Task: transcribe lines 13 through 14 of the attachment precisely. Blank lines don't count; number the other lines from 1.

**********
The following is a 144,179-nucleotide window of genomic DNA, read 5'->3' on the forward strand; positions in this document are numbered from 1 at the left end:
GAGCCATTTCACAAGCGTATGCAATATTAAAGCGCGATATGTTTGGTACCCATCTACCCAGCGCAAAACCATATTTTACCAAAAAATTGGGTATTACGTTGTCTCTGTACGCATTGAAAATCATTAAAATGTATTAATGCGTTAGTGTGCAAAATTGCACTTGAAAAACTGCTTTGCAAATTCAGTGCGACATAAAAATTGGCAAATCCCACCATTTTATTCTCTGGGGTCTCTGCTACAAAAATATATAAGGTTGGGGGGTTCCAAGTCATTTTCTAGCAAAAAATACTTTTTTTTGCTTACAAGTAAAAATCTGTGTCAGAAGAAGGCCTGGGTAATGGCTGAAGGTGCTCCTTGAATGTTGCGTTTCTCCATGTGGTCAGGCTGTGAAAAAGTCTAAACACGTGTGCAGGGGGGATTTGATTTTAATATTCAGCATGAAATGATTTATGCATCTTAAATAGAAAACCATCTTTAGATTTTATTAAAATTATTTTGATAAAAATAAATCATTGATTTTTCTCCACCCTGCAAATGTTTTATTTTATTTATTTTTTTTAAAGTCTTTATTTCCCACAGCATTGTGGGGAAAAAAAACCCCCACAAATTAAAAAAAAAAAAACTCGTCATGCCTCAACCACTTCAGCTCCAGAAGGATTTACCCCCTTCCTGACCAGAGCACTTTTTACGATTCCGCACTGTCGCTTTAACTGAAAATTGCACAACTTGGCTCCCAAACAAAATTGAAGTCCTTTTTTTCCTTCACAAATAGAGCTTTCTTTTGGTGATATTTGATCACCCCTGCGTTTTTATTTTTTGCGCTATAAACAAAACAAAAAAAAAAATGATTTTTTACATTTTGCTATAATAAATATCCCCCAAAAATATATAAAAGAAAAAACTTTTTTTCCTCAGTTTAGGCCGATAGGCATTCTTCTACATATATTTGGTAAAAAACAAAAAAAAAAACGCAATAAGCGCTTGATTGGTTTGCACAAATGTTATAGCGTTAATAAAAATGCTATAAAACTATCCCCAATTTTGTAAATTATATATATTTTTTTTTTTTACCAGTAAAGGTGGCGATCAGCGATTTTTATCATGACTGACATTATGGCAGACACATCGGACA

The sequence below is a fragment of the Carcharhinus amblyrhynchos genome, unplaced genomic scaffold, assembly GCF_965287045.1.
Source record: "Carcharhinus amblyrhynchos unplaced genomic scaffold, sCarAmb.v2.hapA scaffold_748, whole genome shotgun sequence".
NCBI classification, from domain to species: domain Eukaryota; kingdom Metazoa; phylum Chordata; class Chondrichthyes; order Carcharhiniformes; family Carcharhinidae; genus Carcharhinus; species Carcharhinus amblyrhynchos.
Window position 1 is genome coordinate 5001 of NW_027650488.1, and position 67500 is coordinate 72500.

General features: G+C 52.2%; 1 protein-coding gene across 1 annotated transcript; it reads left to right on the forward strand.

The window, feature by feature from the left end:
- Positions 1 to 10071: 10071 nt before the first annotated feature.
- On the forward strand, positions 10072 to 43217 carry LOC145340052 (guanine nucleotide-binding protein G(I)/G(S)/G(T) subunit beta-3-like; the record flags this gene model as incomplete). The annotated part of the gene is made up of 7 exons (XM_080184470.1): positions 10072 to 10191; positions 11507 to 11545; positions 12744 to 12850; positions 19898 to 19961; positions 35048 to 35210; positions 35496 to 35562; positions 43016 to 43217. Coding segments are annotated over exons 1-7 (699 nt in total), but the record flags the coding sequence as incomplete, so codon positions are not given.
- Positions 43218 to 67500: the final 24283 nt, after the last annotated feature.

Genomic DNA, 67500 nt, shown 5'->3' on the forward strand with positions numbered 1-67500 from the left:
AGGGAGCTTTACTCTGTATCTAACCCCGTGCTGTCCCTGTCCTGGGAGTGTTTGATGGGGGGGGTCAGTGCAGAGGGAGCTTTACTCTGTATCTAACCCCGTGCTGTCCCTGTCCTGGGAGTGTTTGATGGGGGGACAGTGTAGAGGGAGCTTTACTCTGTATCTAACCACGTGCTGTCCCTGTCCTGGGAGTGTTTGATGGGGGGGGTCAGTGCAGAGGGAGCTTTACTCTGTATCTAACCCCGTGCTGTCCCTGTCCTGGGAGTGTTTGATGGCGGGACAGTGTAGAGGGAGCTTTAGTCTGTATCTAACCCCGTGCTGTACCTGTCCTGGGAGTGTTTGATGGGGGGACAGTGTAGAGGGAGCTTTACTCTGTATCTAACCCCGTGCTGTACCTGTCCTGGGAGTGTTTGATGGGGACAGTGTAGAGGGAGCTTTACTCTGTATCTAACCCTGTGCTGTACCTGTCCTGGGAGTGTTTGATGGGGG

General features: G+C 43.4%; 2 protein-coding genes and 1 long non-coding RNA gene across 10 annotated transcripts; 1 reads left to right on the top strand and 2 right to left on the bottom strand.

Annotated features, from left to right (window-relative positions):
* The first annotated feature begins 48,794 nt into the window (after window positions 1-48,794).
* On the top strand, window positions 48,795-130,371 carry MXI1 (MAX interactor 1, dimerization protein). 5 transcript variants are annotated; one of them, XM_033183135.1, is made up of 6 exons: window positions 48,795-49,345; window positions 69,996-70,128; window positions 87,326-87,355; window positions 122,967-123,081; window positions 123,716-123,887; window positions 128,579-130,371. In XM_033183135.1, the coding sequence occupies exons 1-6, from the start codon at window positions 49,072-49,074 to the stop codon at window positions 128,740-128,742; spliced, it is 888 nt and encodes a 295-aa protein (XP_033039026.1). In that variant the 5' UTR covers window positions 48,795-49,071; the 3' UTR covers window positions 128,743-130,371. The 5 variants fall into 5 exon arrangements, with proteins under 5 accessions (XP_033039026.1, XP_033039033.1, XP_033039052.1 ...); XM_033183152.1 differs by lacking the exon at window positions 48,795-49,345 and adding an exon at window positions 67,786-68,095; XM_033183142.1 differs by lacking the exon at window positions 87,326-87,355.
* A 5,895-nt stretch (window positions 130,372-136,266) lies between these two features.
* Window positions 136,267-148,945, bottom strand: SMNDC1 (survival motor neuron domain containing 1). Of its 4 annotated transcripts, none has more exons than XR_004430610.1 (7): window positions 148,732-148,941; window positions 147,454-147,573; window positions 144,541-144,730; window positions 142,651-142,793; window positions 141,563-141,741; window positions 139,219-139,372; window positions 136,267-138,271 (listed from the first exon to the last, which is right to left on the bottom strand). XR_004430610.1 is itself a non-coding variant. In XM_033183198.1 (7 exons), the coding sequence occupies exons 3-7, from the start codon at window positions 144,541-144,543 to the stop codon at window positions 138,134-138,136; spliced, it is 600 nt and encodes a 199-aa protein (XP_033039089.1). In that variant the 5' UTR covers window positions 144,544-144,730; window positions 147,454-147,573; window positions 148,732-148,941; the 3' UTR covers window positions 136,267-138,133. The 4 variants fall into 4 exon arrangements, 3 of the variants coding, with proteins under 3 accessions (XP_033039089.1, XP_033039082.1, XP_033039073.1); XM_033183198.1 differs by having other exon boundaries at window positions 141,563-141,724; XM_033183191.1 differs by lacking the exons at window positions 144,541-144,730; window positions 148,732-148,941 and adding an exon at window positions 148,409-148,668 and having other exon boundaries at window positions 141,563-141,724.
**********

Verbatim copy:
AGGGAGCTTTACTCTGTATCTAACCCCGTGCTGTCCCTGTCCTGGGAGTGTTTGATGGGGGGGGTCAGTGCAGAGGGAGCTTTACTCTGTATCTAACCCCGTGCTGTCCCTGTCCTGGGAGTGTTTGATGGGGGGACAGTGTAGAGGGAGCTTTACTCTGTATCTAACCACGTGCTGTCCCTGTCCTGGGAGTGTTTGATGGGGGGGGTCAGTGCAGAGGGAGCTTTACTCTGTATCTAACCCCGTGCTGTCCCTGTCCTGGGAGTGTTTGATGGCGGGACAGTGTAGAGGGAGCTTTAGTCTGTATCTAACCCCGTGCTGTACCTGTCCTGGGAGTGTTTGATGGGGGGACAGTGTAGAGGGAGCTTTACTCTGTATCTAACCCCGTGCTGTACCTGTCCTGGGAGTGTTTGATGGGGACAGTGTAGAGGGAGCTTTACTCTGTATCTAACCCTGTGCTGTACCTGTCCTGGGAGTGTTTGATGGGGG

General features: G+C 43.4%; 2 protein-coding genes and 1 long non-coding RNA gene across 10 annotated transcripts; 1 reads left to right on the top strand and 2 right to left on the bottom strand.